Immunoglobulin Replacement Therapy in Primary Immunodeficiencies
Immunoglobulin (antibody) replacement therapy (IRT) is one of the most effective and commonly used therapies for some primary immunodeficiency diseases (PIDs). Many people with PIDs have insufficient antibodies to adequately fight infections, and this therapy can be life saving.
Why is IRT used?
In people with PIDs, IRT can:
- Treat existing infections
- Prevent new infections from occurring
- Prevent long term damage from chronic infections (such as bronchiectasis in the lung)
How is IRT made?
Immunoglobulin products are purified from pooled plasma of many healthy blood donors. Plasma is the liquid part of blood that remains when all red blood cells have been removed. When donors give blood, the red cells and plasma are separated. The plasma is pooled together and processed in highly specialised and regulated facilities to produce immunoglobulin, which contains a wide variety of antibodies.
How is IRT given?
There are two ways that IRT can be given:
- Intravenous immunoglobulin (IVIG) infusions are delivered directly into the person's vein, usually in a hospital day clinic. The infusion can take approximately 2 to 4 hours. The dose and frequency vary, and depend on the person's weight and immunoglobulin levels. Most people receive IVIg doses once every month.
- Subcutaneous immunoglobulin (SCIg) - This involves slowly infusing the antibody preparation directly under the skin, which can be done at home, often by using a pump. This is usually done once or more each week, as only 10-15mL can be infused into any one site. A 10mL infusion can be delivered in half an hour. It may be necessary in some cases for infusions to be more frequent, particularly during introduction to therapy. When beginning SCIg therapy, red lumps may form under the skin. These usually disappear quite quickly and after a few weeks of therapy usually stop appearing.
Are there any side effects of IRT?
IRT is normally very well tolerated and serious side effects are very rare. However, there are some side effects that people receiving IRT should be aware of:
- Risk of blood-borne infections
Current preventative measures have been greatly enhanced so that the risk of infection from antibody therapy is now close to zero. Nevertheless, you may wish to discuss this risk with your medical team.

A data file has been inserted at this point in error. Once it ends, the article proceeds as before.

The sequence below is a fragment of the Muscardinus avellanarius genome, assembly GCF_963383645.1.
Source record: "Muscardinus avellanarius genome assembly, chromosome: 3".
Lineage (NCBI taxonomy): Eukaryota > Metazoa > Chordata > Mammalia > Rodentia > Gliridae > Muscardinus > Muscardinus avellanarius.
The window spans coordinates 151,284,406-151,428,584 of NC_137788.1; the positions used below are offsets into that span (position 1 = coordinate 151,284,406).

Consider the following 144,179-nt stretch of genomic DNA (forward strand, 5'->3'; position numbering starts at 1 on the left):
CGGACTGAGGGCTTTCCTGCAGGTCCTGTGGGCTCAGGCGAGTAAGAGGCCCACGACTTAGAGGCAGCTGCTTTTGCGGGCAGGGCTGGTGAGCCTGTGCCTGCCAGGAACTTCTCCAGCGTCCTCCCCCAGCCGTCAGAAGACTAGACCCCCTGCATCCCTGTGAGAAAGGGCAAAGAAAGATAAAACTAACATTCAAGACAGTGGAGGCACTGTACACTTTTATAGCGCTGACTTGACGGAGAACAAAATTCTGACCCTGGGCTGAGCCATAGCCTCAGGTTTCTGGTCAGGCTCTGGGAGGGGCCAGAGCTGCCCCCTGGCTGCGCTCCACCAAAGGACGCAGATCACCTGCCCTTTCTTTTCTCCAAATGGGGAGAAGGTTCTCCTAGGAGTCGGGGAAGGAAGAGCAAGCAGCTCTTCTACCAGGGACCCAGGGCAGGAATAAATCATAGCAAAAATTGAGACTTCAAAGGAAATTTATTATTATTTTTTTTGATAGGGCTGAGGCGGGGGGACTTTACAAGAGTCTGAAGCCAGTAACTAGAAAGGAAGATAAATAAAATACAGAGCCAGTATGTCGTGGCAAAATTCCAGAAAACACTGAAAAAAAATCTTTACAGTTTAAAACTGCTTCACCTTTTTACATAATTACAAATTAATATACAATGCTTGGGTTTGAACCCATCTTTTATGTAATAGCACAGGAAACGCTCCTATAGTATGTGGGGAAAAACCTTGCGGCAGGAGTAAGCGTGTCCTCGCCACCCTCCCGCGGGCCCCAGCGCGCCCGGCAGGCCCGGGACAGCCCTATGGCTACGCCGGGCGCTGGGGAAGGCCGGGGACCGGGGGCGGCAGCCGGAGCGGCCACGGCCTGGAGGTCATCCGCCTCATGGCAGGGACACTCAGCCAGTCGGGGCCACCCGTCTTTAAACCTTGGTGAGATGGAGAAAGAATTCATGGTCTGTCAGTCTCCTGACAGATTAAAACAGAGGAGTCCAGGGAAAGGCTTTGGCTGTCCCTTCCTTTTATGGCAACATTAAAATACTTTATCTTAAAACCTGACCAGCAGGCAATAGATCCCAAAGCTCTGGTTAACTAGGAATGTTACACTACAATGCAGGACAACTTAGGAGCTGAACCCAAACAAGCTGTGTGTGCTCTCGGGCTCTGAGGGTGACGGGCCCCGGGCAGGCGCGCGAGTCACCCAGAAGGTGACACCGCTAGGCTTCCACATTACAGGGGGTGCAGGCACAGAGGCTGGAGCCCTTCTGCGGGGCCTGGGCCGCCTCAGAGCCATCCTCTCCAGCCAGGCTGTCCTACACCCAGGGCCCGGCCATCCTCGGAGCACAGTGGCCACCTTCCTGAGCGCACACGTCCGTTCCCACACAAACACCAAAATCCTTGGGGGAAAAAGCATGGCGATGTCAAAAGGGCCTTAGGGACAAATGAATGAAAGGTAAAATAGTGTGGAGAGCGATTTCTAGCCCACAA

- Other side effects
Some people get minor side effects such as low grade fevers or headaches, which can usually be reduced by a slower infusion rate or treated with paracetamol. Occasionally people experience hives or wheezing or rarely severe headaches. Severe allergic reactions and abnormal kidney function due to IRT are rare.
- IgA reactions
In rare cases, when a person lacks Immunoglobulin A (IgA) antibodies, reactions similar to severe allergic reactions may occur when receiving blood products containing IgA. However, most IgA deficient people receive blood products without difficulty. These reactions are less likely with current IgA depleted Immunoglobulin products.
You should notify your doctor of any side effects you might experience.
Limitations of IRT
IRT does not cure the antibody deficiency, and does not usually reverse long term organ injury from chronic infections. IRT contains only one of the important components of the immune system's response to infection. For these reasons it is best to start IRT before organ damage has occurred.
Availability of IRT
IRT is derived from blood (plasma), are in limited supply, and access is restricted. Doctors must follow specific guidelines to ensure that the product goes to people most in need.
IRT should only be used in these cases where scientific and clinical evidence supports its use, and where other therapies are considered less favorable.
IRT is reserved for those people with confirmed abnormalities in antibody production, and who experience recurrent infections.
IRT is also of great benefit for patients with certain autoimmune diseases (such as immune thrombocytopenia and Guillain Barre syndrome), where it is used to alter the course of the disease (immunomodulation) rather than to replace antibodies that are deficient.
© ASCIA 2019
ASCIA is the peak professional body of clinical immunology/allergy specialists in Australia and New Zealand.
ASCIA resources are based on published literature and expert review, however, they are not intended to replace medical advice. The content of ASCIA resources is not influenced by any commercial organisations.
For more information go to www.allergy.org.au
To donate to immunology research go to www.allergyimmunology.org.au
Content last updated March 2019